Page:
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Katigan 12-01-2010 06:16 PM

toilet troubles
 
We have a basement toilet that had a broken plastic flange welded to the pipe. We have had a family member working on it and he has fixed the toilet to the point where there's a new flange and it's all working with no leaks. The problem now is that, with the new rigging, the toilet sits about an inch off the tile floor. We can't use it until that problem is fixed. It has been suggested to us to use some sort of expandable foam under the toilet, let that dry, and that will support the toilet. I've tried to do research on a product like this, but I don't know what it is. Is this the best/easiest way to go about fixing the toilet? There's no way my husband's going to be up for starting over.

DangerMouse 12-01-2010 06:25 PM

I would not advise using expanding foam.
Not sure what you can do, I'd be inclined to tile up a shelf to hold it, then reset it flat and flush to that.
Others here will likely have better answers, or there may already be a product out there that slips right in?

DM

Jim F 12-01-2010 07:02 PM

I'm never up for starting over myself but sometimes that's what the job calls for. Currently looking at a repiping job on my tub spout so it sits flush to the wall.

Red Squirrel 12-01-2010 07:03 PM

Maybe some hydrolic cement? That would be kinda a hackish fix, but depending on how bad it is, might be doable, with a line of caulk around it. The tricky part is getting enough in there for a good and even support.

bob22 12-01-2010 07:05 PM

Not to be a smart a**, but the fix seems worse than the problem you started with in the first place. I guess you could spend some bucks to bring the flooring up to the toilet's level but that seems a bit backwards (without seeing the whole thing). WHy can't the flange be reinstalled so that the toilet will be on level as the flooring?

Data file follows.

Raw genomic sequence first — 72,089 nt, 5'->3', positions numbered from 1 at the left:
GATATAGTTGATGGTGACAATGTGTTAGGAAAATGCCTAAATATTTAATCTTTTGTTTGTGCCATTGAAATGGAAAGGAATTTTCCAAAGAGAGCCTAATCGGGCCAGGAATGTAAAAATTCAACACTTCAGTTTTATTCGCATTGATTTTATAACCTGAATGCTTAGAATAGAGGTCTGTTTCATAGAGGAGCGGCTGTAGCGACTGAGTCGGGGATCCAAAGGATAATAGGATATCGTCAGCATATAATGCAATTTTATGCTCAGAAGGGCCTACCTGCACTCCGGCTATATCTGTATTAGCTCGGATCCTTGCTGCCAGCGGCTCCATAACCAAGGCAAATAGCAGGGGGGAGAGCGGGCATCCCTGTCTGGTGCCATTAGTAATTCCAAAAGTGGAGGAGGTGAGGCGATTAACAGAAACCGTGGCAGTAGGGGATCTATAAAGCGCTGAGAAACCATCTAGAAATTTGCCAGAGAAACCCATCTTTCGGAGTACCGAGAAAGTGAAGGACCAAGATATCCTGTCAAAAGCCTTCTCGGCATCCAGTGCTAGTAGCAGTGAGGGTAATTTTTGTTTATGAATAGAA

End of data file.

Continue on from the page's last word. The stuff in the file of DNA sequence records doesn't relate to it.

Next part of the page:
the_man 12-01-2010 07:07 PM

i've met a few old timer plumbers that set toilets in grout to provide a solid, level surface. never liked it myself, it can be a big hassle when you go to replace it, but it would give you the stability that you need

bob22 12-01-2010 07:11 PM

I guess if all you are looking for is a solid base, cut some blocks of wood to fit under the perimeter of the toilet but that wouldn't do much for supporting the rest of the fixture IMO.

TheEplumber 12-01-2010 07:13 PM

Do not use the foam. It is not meant for compression applications and definatley not for toilets - very unsanitary because of its porous properties. You need to back track and make the proper repairs. Pull the toilet and remove the broken flange fitting. Purchase and install a new flange. Anchor it to the floor and reset the toilet. If it sounds too difficult, hire a plumber. Also search this site for broken flange. I think your problem is already addressed

DangerMouse 12-01-2010 07:18 PM

1 Attachment(s)
Quote:

Originally Posted by Jim F (Post 543922)
I'm never up for starting over myself but sometimes that's what the job calls for. Currently looking at a repiping job on my tub spout so it sits flush to the wall.

Re-piping???? When we moved here, I had the same problem. 2 plumbing pieces, a scrap of pipe and some cpvc glue and I fixed it.
Here's a pic of it. I still had the old one laying around. Lucky you!

DM

kenmac 12-01-2010 07:19 PM

the Eplumber said,